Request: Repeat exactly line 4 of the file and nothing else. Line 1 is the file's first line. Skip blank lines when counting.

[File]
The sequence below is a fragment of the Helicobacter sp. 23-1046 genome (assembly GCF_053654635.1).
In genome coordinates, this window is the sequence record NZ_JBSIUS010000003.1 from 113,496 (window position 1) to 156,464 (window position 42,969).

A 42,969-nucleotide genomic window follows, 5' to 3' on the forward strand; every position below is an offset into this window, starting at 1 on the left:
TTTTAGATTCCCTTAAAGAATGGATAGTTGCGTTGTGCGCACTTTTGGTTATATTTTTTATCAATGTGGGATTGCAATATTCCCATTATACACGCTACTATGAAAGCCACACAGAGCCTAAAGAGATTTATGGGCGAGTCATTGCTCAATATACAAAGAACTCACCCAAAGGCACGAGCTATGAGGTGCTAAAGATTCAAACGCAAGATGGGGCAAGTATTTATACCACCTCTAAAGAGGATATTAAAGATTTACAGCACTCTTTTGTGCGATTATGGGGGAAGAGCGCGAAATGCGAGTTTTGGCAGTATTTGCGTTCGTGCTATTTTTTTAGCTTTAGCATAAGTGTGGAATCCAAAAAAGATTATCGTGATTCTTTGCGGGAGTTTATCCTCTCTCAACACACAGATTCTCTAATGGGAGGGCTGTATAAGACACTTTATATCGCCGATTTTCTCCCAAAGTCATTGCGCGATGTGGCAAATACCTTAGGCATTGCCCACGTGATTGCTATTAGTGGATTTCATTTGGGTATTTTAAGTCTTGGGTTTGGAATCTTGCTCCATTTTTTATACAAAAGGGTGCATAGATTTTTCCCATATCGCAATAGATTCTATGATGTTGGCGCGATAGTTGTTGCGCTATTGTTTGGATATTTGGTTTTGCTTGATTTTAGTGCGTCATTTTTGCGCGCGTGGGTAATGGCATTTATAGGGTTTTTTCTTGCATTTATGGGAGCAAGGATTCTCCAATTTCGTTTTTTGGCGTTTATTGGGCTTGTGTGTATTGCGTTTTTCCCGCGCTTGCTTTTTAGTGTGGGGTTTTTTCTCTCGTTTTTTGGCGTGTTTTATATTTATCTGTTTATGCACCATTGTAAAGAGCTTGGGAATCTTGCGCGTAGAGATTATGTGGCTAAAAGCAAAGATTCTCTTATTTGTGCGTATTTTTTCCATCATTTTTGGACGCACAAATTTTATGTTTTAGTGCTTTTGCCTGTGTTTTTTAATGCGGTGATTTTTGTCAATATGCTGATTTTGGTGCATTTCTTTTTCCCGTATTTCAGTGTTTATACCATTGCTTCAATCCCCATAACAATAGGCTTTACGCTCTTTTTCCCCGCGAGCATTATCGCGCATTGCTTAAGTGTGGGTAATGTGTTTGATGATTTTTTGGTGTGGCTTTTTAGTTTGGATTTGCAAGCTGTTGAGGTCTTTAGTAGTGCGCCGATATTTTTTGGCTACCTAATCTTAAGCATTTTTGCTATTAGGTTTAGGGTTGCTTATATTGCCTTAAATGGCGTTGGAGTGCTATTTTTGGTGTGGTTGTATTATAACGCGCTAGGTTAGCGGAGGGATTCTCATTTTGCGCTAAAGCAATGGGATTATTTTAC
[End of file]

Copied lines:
TTTTAGATTCCCTTAAAGAATGGATAGTTGCGTTGTGCGCACTTTTGGTTATATTTTTTATCAATGTGGGATTGCAATATTCCCATTATACACGCTACTATGAAAGCCACACAGAGCCTAAAGAGATTTATGGGCGAGTCATTGCTCAATATACAAAGAACTCACCCAAAGGCACGAGCTATGAGGTGCTAAAGATTCAAACGCAAGATGGGGCAAGTATTTATACCACCTCTAAAGAGGATATTAAAGATTTACAGCACTCTTTTGTGCGATTATGGGGGAAGAGCGCGAAATGCGAGTTTTGGCAGTATTTGCGTTCGTGCTATTTTTTTAGCTTTAGCATAAGTGTGGAATCCAAAAAAGATTATCGTGATTCTTTGCGGGAGTTTATCCTCTCTCAACACACAGATTCTCTAATGGGAGGGCTGTATAAGACACTTTATATCGCCGATTTTCTCCCAAAGTCATTGCGCGATGTGGCAAATACCTTAGGCATTGCCCACGTGATTGCTATTAGTGGATTTCATTTGGGTATTTTAAGTCTTGGGTTTGGAATCTTGCTCCATTTTTTATACAAAAGGGTGCATAGATTTTTCCCATATCGCAATAGATTCTATGATGTTGGCGCGATAGTTGTTGCGCTATTGTTTGGATATTTGGTTTTGCTTGATTTTAGTGCGTCATTTTTGCGCGCGTGGGTAATGGCATTTATAGGGTTTTTTCTTGCATTTATGGGAGCAAGGATTCTCCAATTTCGTTTTTTGGCGTTTATTGGGCTTGTGTGTATTGCGTTTTTCCCGCGCTTGCTTTTTAGTGTGGGGTTTTTTCTCTCGTTTTTTGGCGTGTTTTATATTTATCTGTTTATGCACCATTGTAAAGAGCTTGGGAATCTTGCGCGTAGAGATTATGTGGCTAAAAGCAAAGATTCTCTTATTTGTGCGTATTTTTTCCATCATTTTTGGACGCACAAATTTTATGTTTTAGTGCTTTTGCCTGTGTTTTTTAATGCGGTGATTTTTGTCAATATGCTGATTTTGGTGCATTTCTTTTTCCCGTATTTCAGTGTTTATACCATTGCTTCAATCCCCATAACAATAGGCTTTACGCTCTTTTTCCCCGCGAGCATTATCGCGCATTGCTTAAGTGTGGGTAATGTGTTTGATGATTTTTTGGTGTGGCTTTTTAGTTTGGATTTGCAAGCTGTTGAGGTCTTTAGTAGTGCGCCGATATTTTTTGGCTACCTAATCTTAAGCATTTTTGCTATTAGGTTTAGGGTTGCTTATATTGCCTTAAATGGCGTTGGAGTGCTATTTTTGGTGTGGTTGTATTATAACGCGCTAGGTTAGCGGAGGGATTCTCATTTTGCGCTAAAGCAATGGGATTATTTTAC